Warning: Email sent from compromised account uses “important document” to deliver phishing attack

Posted by Akankasha Dewan on 19 November 2020 19:07:16 AEDT

A new phishing email scam intercepted by MailGuard is a good reminder of the importance of thinking twice before clicking on links within an email – even if it appears to be sent from a legitimate sender.

Masquerading as a file-sharing notification, the email’s subject claims an “Important Document is attached to your email”. While the email doesn’t emulate any particular brand, it is styled akin to notifications from Dropbox, a popular file sharing and collaboration platform among businesses. It is actually sent from a compromised email account. A button is provided for recipients to view the document, and the email ends with a signature of a director of a company.

Here's what the email looks like:

Scam1911_social

Unsuspecting recipients who click on the link to “view file transfer” are led to to a page hosted on a free website builder. Styled in a manner akin to the email, this page informs them that they have been “invited to view the attached share file”. This page, however, ends off with a sign off from “The Dropbox Team”, as per the below screenshot:

Scam1911_1

After clicking on the link to “view file transfer”, users are led to a fake Office 365-branded page, asking them to sign into their accounts. The domain used in this page’s URL however, doesn’t belong to Office 365 nor to Dropbox – a red flag pointing to its illegitimacy. This is actually a phishing page hosted on a website for BigBirdWeb (a web hosting company in India,) which appears to have been compromised.

Scam 1911_2

Once users enter their usernames and passwords, the attacker harvests the credentials for later use, and users are redirected to office.com.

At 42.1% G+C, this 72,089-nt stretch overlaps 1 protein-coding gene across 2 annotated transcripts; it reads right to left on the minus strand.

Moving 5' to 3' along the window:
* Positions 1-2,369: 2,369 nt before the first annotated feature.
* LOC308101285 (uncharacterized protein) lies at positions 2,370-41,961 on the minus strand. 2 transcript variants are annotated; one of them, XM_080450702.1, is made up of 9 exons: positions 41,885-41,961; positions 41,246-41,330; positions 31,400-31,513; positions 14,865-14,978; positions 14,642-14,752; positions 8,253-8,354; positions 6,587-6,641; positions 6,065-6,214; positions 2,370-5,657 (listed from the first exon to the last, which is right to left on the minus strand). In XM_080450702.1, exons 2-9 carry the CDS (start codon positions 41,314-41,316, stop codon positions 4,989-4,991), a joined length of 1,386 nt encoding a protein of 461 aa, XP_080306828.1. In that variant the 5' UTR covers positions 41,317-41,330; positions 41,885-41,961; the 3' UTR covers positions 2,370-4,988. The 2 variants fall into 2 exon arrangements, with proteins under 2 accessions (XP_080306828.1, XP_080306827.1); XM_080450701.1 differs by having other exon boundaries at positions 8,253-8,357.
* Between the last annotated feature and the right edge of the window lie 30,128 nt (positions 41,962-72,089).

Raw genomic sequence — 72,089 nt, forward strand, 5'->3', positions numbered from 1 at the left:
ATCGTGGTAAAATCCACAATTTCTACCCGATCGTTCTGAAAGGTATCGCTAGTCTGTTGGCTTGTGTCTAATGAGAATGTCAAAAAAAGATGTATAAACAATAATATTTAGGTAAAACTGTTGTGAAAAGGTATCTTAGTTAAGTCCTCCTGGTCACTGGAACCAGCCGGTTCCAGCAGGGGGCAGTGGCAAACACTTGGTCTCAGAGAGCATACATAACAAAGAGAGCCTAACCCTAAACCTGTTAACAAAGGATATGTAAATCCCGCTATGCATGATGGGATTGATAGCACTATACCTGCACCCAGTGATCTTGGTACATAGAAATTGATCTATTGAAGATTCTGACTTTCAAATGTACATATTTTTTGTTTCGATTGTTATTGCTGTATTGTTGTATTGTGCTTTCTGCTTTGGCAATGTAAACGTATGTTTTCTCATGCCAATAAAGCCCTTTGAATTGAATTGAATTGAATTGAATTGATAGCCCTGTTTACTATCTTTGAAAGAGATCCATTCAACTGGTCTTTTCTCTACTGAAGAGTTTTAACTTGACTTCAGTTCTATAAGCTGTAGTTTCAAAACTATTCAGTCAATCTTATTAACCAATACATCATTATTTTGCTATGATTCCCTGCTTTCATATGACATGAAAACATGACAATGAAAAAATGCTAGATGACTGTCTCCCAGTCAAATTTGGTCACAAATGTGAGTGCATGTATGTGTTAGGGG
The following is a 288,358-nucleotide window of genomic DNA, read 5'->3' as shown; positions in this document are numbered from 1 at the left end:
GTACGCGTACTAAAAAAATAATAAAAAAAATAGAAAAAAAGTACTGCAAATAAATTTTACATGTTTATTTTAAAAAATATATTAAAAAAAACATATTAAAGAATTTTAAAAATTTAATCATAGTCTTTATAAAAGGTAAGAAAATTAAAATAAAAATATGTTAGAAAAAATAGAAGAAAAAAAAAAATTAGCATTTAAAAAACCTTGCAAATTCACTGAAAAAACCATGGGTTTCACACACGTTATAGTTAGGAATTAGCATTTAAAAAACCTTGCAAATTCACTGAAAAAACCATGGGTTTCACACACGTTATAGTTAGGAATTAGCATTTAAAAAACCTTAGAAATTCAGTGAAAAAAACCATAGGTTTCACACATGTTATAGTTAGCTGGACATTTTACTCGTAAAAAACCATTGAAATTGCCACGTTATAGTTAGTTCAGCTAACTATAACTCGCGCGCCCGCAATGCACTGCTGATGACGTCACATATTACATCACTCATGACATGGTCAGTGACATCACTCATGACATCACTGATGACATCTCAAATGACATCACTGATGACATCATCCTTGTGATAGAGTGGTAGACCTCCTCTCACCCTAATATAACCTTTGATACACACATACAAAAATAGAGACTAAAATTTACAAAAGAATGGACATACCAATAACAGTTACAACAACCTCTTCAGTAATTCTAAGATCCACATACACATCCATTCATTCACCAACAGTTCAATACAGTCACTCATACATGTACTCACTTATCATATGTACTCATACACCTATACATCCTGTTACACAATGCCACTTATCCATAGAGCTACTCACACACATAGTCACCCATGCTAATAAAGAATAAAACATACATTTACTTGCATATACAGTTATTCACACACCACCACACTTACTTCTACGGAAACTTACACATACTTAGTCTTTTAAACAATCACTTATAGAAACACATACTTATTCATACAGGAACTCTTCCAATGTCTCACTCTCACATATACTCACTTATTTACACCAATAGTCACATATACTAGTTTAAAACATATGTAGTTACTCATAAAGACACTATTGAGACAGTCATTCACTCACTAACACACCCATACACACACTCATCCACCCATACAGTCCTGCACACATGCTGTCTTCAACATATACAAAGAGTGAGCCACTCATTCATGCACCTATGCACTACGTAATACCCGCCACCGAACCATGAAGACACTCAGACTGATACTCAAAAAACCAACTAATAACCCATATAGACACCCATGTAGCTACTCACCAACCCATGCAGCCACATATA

Whilst MailGuard is stopping this email scam from reaching Australian businesses, we encourage all users to exercise caution when opening messages, and to be extra vigilant against this kind of cyber-attack. If you are not expecting a file from the sender, do not open the email, download files or click through on the links. Check with the sender first, even if they are known to you.

By claiming that a new “important document” has been shared, this email scam aims to intrigue recipients, motivating them to click on the link to view it as soon as possible. In addition, using a file-sharing notification to trick users is another trick employed by cybercriminals to avoid detection. In the midst of the current COVID-19 pandemic, it’s common for employees working remotely to share confidential business documents with one another via email, so notifications like this one aren’t likely to raise too much suspicion.

Scams that are initiated from compromised accounts are particularly dangerous, for a number of reasons:

  • The emails are sent from a legitimate account, so they are not likely to be blocked by email security services,
  • The recipients are more receptive to the emails because they are from a legitimate service, and especially where the sender is known to them, and
  • Because they may deliver a malicious payload, or simply a link to a file like these examples, directing users to external phishing pages to harvest credentials.

Cybercriminals frequently impersonate global companies like Microsoft and Dropbox in their scams, because their good reputation lulls victims into a false sense of security. Because of the large number of users globally, they are regular victims of these scams.

As a precaution, MailGuard urges you not to click links within emails that:

  • Are not addressed to you by name.
  • Appear to be from a legitimate company but use poor English, or omit personal details that a legitimate sender would include.
  • Are from businesses that you were not expecting to hear from.
  • Take you to a landing page or website that is not the legitimate URL of the company the email is purporting to be sent from. 

One email is all that it takes

All that it takes to break into your business is a cleverly-worded email message. If scammers can trick one person in your company into clicking on a malicious link they can gain access to your data.

For a few dollars per staff member per month, you can protect your business with MailGuard's predictive and advanced email security.

Talk to a solution consultant at MailGuard today about securing your company's network.

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Topics: Phishing microsoft dropbox email scams fraud fastbreak

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